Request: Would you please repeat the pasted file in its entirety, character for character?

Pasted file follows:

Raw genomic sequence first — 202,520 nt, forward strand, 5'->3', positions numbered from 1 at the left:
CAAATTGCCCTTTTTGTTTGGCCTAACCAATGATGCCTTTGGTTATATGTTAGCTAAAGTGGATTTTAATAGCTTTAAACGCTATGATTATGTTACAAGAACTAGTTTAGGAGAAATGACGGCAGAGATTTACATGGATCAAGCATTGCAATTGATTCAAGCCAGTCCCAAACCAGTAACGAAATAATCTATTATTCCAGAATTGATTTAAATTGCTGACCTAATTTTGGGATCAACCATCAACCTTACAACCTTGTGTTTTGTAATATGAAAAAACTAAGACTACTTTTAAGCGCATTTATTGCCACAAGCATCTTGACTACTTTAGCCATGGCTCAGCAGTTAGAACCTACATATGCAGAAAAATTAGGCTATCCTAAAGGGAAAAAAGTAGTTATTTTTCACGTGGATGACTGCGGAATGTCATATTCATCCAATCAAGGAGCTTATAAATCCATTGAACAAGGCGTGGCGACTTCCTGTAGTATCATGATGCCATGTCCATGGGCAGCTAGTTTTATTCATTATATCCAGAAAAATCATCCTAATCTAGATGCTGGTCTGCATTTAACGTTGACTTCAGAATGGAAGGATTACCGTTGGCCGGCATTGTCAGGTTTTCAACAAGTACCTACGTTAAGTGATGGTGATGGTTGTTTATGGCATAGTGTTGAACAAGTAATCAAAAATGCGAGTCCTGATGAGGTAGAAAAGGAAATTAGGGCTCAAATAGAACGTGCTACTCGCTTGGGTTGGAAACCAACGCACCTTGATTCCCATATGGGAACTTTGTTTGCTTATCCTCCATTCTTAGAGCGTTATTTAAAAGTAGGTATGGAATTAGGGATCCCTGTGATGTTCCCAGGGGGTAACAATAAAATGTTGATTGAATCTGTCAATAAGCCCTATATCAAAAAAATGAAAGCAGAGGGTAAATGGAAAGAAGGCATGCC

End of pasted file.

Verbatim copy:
Raw genomic sequence first — 202,520 nt, forward strand, 5'->3', positions numbered from 1 at the left:
CAAATTGCCCTTTTTGTTTGGCCTAACCAATGATGCCTTTGGTTATATGTTAGCTAAAGTGGATTTTAATAGCTTTAAACGCTATGATTATGTTACAAGAACTAGTTTAGGAGAAATGACGGCAGAGATTTACATGGATCAAGCATTGCAATTGATTCAAGCCAGTCCCAAACCAGTAACGAAATAATCTATTATTCCAGAATTGATTTAAATTGCTGACCTAATTTTGGGATCAACCATCAACCTTACAACCTTGTGTTTTGTAATATGAAAAAACTAAGACTACTTTTAAGCGCATTTATTGCCACAAGCATCTTGACTACTTTAGCCATGGCTCAGCAGTTAGAACCTACATATGCAGAAAAATTAGGCTATCCTAAAGGGAAAAAAGTAGTTATTTTTCACGTGGATGACTGCGGAATGTCATATTCATCCAATCAAGGAGCTTATAAATCCATTGAACAAGGCGTGGCGACTTCCTGTAGTATCATGATGCCATGTCCATGGGCAGCTAGTTTTATTCATTATATCCAGAAAAATCATCCTAATCTAGATGCTGGTCTGCATTTAACGTTGACTTCAGAATGGAAGGATTACCGTTGGCCGGCATTGTCAGGTTTTCAACAAGTACCTACGTTAAGTGATGGTGATGGTTGTTTATGGCATAGTGTTGAACAAGTAATCAAAAATGCGAGTCCTGATGAGGTAGAAAAGGAAATTAGGGCTCAAATAGAACGTGCTACTCGCTTGGGTTGGAAACCAACGCACCTTGATTCCCATATGGGAACTTTGTTTGCTTATCCTCCATTCTTAGAGCGTTATTTAAAAGTAGGTATGGAATTAGGGATCCCTGTGATGTTCCCAGGGGGTAACAATAAAATGTTGATTGAATCTGTCAATAAGCCCTATATCAAAAAAATGAAAGCAGAGGGTAAATGGAAAGAAGGCATGCC